Article Text

Introduction and evaluation of a ‘pre-ART care’ service in Swaziland: an operational research study
  1. David Burtle1,
  2. William Welfare2,
  3. Susan Elden2,
  4. Canaan Mamvura2,
  5. Joris Vandelanotte3,
  6. Emily Petherick4,
  7. John Walley1,
  8. John Wright4
  1. 1Nuffield Centre for International Health and Development, Leeds Institute of Health Sciences, University of Leeds, Leeds, UK
  2. 2Good Shepherd Hospital, Siteki, Swaziland
  3. 3ICAP Swaziland, Mbabane, Swaziland
  4. 4Bradford Institute for Health Research, Bradford Teaching Hospitals NHS Foundation Trust, Bradford, UK
  1. Correspondence to William Swithun Welfare; wwelfare{at}nhs.net

Abstract

Objective To implement and evaluate a formal pre-antiretroviral therapy (ART) care service at a district hospital in Swaziland.

Design Operational research.

Setting District hospital in Southern Africa.

Participants 1171 patients with a previous diagnosis of HIV. A baseline patient group consisted of the first 200 patients using the service. Two follow-up groups were defined: group 1 was all patients recruited from April to June 2009 and group 2 was 200 patients recruited in February 2010.

Intervention Introduction of pre-ART care—a package of interventions, including counselling; regular review; clinical staging; timely initiation of ART; social and psychological support; and prevention and management of opportunistic infections, such as tuberculosis.

Primary and secondary outcome measures Proportion of patients assessed for ART eligibility, proportion of eligible patients who were started on ART and proportion receiving defined evidence-based interventions (including prophylactic co-trimoxazole and tuberculosis screening).

Results Following the implementation of the pre-ART service, the proportion of patients receiving defined interventions increased; the proportion of patient being assessed for ART eligibility significantly increased (baseline: 59%, group 1: 64%, group 2: 76%; p=0.001); the proportion of ART-eligible patients starting treatment increased (baseline: 53%, group 1: 81%, group: 2, 81%; p<0.001) and the median time between patients being declared eligible for ART and initiation of treatment significantly decreased (baseline: 61 days, group 1: 39 days, group 2: 14 days; p<0.001).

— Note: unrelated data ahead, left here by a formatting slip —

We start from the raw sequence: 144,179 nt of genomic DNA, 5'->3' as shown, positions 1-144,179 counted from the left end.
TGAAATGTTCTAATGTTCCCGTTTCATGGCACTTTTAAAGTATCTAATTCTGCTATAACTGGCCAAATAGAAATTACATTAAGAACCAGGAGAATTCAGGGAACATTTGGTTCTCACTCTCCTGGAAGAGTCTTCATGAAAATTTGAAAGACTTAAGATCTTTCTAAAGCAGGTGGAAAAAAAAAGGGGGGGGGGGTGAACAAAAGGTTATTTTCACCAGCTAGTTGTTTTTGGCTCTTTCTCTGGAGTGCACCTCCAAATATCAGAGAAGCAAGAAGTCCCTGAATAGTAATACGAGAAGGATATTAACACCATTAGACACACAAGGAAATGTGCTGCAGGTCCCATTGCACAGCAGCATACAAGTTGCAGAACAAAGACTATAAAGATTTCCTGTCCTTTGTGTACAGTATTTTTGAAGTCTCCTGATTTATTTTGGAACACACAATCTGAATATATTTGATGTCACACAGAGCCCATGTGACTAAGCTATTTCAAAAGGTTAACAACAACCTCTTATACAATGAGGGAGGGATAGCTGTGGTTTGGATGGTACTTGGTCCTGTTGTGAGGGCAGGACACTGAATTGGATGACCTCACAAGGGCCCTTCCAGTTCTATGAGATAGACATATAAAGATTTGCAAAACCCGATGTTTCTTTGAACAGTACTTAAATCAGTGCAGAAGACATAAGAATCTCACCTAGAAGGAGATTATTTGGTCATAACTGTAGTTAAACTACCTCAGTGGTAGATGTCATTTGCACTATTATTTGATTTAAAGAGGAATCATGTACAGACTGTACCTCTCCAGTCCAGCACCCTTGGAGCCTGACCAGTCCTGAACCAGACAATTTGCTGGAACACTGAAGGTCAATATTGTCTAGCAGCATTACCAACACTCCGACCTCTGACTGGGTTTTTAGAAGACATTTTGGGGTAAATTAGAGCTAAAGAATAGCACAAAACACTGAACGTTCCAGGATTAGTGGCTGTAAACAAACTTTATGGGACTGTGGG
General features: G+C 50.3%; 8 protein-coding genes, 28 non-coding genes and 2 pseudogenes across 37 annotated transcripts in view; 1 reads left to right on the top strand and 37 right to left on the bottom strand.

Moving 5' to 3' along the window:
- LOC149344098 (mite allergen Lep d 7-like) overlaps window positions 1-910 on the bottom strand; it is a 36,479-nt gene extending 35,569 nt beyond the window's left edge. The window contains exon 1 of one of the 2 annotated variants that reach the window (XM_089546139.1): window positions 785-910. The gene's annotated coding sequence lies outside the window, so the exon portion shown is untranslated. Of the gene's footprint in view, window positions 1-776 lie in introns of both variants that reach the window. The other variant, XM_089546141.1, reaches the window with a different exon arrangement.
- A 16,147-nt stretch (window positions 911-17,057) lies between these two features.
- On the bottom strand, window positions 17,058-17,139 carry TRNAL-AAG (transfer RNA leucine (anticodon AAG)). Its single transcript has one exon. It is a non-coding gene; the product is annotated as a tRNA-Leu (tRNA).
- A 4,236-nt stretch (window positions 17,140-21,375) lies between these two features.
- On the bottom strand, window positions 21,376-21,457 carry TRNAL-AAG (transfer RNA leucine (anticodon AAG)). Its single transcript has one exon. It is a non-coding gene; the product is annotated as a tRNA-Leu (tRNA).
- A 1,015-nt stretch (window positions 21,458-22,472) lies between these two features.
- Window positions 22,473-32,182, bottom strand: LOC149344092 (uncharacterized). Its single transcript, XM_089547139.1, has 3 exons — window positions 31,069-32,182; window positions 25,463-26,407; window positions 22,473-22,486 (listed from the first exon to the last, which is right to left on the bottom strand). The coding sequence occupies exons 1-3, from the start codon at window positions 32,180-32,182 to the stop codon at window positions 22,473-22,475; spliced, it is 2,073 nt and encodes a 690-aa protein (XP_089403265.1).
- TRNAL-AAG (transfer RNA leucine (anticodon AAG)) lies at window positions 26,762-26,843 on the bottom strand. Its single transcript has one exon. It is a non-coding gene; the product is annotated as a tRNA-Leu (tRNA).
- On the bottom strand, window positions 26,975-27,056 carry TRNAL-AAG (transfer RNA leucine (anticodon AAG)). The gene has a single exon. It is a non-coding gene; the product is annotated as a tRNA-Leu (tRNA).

Conclusions This intervention was part of a shift in the model of care from a fragmented acute care model to a more comprehensive service. The introduction of structured pre-ART was associated with significant improvements in the assessment, management and timeliness of initiation of treatment for patients with HIV.

This is an open-access article distributed under the terms of the Creative Commons Attribution Non-commercial License, which permits use, distribution, and reproduction in any medium, provided the original work is properly cited, the use is non commercial and is otherwise in compliance with the license. See: http://creativecommons.org/licenses/by-nc/2.0/ and http://creativecommons.org/licenses/by-nc/2.0/legalcode.

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Footnotes

  • DB and WSW contributed equally to this work.

  • To cite: Burtle D, Welfare W, Elden S, et al. Introduction and evaluation of a ‘pre-ART care’ service in Swaziland: an operational research study. BMJ Open 2012;2:e000195. doi:10.1136/bmjopen-2011-000195

  • Contributors SE, CM, JV, JWr and JWa devised and implemented the intervention. SE and CM undertook data collection and initial evaluation. DB, WSW, JWa, JWr devised the evaluation. DB and WSW undertook the evaluation and initial analysis. EP undertook the statistical analysis. DB, WSW and EP prepared the manuscript. All contributed to revising the manuscript.

  • Funding This document is an output from a project funded by UK Aid from the UK Department for International Development (DFID) for the benefit of developing countries. However, the views expressed and information contained in it are not necessarily those of or endorsed by DFID, which can accept no responsibility for such views or information or for any reliance placed on them.

  • Competing interests None.

  • Ethics approval Ethics approval was provided by Swaziland Ministry of Health Scientific and Ethical Committee and University of Leeds.

  • Provenance and peer review Not commissioned; externally peer reviewed.

  • Data sharing statement Anonymised data on request after review of request by corresponding author (wwelfare{at}nhs.net).

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